A game worn jersey by Chicago Bear great Sid Luckman is up for auction at AmericanMemorabilia.
The current high bid stands at $19,488 as I write. I’m sure before the auction is over the jersey will sell for at least double that amount. Sid Luckman is the greatest quarterback in Bears history and a game worn jersey from his era is rare enough for fork over the cash.
Luckman played quarterback for the Bears from 1939 until 1950 and the jersey was supposedly worn in 1947. Luckman not only was an unbelievable quarterback, but he has a mark on the history of football. It was Luckman that lined up at quarterback for George Halas behind center and created the “T-Formation.” In the early days of football, quarterbacks typically took every snap from what we would call the “shot-gun.” The idea was to allow quarterbacks to opt to run the football, hand it off, or look for a pass. Up until the 1940’s quarterbacks were expected to have some passing skills but not anything close to the pocket passing in the modern NFL.
Halas came up with the idea of putting Luckman directly under center in what was called the “T-Formation.” The intent was to allow the quarterback to hand off the ball to the running back as he was gaining speed and momentum from the backfield. The running back then had a better chance to evade or get more power over linebackers. Up until that point they were handed the ball from a standing position and had to generate speed with defenders already bearing down on them.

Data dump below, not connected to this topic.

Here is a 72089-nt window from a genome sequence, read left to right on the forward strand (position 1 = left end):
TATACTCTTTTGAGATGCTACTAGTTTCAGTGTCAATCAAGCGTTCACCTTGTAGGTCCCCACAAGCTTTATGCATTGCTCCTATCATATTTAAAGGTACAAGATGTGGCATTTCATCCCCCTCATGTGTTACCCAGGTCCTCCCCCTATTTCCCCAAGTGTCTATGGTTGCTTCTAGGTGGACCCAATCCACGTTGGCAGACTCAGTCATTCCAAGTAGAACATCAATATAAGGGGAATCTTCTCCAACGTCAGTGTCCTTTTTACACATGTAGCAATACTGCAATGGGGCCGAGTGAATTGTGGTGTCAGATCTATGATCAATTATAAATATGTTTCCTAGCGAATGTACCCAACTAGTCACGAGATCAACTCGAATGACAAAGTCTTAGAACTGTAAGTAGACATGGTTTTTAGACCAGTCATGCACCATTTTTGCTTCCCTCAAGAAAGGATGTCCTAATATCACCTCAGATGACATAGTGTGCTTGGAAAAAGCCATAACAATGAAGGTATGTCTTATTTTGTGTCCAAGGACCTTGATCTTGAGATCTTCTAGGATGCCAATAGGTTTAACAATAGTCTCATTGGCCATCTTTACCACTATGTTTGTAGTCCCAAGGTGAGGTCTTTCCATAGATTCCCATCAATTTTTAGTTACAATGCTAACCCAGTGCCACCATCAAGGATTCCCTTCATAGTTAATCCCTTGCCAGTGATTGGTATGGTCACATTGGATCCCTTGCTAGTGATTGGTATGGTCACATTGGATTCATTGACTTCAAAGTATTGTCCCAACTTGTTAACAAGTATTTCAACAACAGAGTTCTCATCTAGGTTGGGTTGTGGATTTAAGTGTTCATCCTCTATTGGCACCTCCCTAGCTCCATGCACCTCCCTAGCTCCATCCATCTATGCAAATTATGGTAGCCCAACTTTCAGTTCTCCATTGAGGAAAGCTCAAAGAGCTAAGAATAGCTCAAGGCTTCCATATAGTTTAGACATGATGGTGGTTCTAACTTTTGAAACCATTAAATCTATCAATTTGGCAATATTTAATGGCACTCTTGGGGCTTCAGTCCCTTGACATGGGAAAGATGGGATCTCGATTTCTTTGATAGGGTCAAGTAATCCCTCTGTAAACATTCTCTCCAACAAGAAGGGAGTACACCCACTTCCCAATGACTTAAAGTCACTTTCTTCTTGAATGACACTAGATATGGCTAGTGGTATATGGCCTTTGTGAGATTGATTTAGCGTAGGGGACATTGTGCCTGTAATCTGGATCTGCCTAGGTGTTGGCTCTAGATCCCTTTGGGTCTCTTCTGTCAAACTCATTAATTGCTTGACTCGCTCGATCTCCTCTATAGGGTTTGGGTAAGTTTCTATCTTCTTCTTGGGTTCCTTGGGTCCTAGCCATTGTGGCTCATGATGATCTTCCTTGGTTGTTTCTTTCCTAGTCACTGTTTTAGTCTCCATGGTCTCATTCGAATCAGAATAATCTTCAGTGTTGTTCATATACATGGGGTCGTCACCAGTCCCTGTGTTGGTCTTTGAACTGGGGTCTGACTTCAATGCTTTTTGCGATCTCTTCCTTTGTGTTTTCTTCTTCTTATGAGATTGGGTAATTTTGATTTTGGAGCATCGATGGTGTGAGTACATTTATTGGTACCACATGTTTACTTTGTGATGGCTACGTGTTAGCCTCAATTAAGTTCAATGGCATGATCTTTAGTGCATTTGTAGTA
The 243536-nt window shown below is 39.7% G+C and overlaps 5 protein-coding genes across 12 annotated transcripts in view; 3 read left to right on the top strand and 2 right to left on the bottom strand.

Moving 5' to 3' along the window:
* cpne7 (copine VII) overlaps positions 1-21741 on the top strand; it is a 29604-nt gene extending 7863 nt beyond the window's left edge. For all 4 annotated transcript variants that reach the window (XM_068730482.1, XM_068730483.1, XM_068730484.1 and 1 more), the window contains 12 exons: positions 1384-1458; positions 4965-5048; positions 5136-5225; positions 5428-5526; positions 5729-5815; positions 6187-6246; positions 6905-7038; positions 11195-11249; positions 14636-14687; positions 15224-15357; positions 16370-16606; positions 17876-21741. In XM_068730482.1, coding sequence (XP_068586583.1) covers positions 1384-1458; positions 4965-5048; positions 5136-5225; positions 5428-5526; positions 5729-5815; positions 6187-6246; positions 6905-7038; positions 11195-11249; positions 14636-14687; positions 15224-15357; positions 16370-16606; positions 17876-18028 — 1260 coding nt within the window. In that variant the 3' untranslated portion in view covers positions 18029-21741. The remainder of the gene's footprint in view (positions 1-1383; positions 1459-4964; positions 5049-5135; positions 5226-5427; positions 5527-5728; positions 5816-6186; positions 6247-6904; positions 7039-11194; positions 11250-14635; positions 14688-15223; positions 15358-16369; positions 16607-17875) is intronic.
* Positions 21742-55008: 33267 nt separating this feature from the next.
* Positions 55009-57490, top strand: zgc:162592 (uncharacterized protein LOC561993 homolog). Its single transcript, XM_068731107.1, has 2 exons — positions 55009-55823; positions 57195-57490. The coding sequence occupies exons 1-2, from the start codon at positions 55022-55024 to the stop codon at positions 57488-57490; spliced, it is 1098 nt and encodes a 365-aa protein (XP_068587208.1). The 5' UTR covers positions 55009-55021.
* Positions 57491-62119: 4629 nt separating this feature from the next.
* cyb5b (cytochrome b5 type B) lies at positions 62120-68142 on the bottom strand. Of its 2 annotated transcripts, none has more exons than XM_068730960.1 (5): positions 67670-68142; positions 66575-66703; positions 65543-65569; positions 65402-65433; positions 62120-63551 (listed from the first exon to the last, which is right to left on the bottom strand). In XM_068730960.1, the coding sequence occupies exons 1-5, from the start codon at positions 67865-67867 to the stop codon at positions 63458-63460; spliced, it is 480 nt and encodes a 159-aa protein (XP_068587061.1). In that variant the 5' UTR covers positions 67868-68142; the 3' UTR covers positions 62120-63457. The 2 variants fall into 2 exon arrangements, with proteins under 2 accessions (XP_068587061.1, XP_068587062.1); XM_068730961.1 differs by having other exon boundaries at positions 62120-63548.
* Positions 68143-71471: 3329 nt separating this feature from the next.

Some may call it an accident and some may call it genius, but an indirect result of this new offensive formation was the idea of the quarterback standing in a pocket. Luckman was a quality of passer that football had not yet experienced and he began to step back and make great throws. Interestingly enough, Luckman actually struggled in the beginning with fumbles coming out from under the center. He eventually caught hold of the system and by 1943 he was football’s Most Valuable Player.
Luckman passed for 14,686 yards, 137 touchdowns, and 132 interceptions but he may be one of the most significant figures for the evolution of the quarterback position. When he was hot, he was unstoppable. He passed for a Bears’ record seven touchdowns against the Giants for a 56-7 win on November 14, 1943. At the end of the season in the championship game against the redskins, he threw for 276 yards and five touchdowns in a 41-21 win.
Up until that time, football was all about who could run the football. Luckman ushered in an era where defenses were caught off balance by a quarterback that could throw the football over their heads for big scores. Despite leaving the game in 1950, many of his quarterback records still stand today. He means a great deal to Bear’s history and also to the game of football. Every quarterback should pay homage to Luckman and the path he paved for modern quarterbacks.
Someone is going to pick up an amazing piece of memorabilia from a historic player.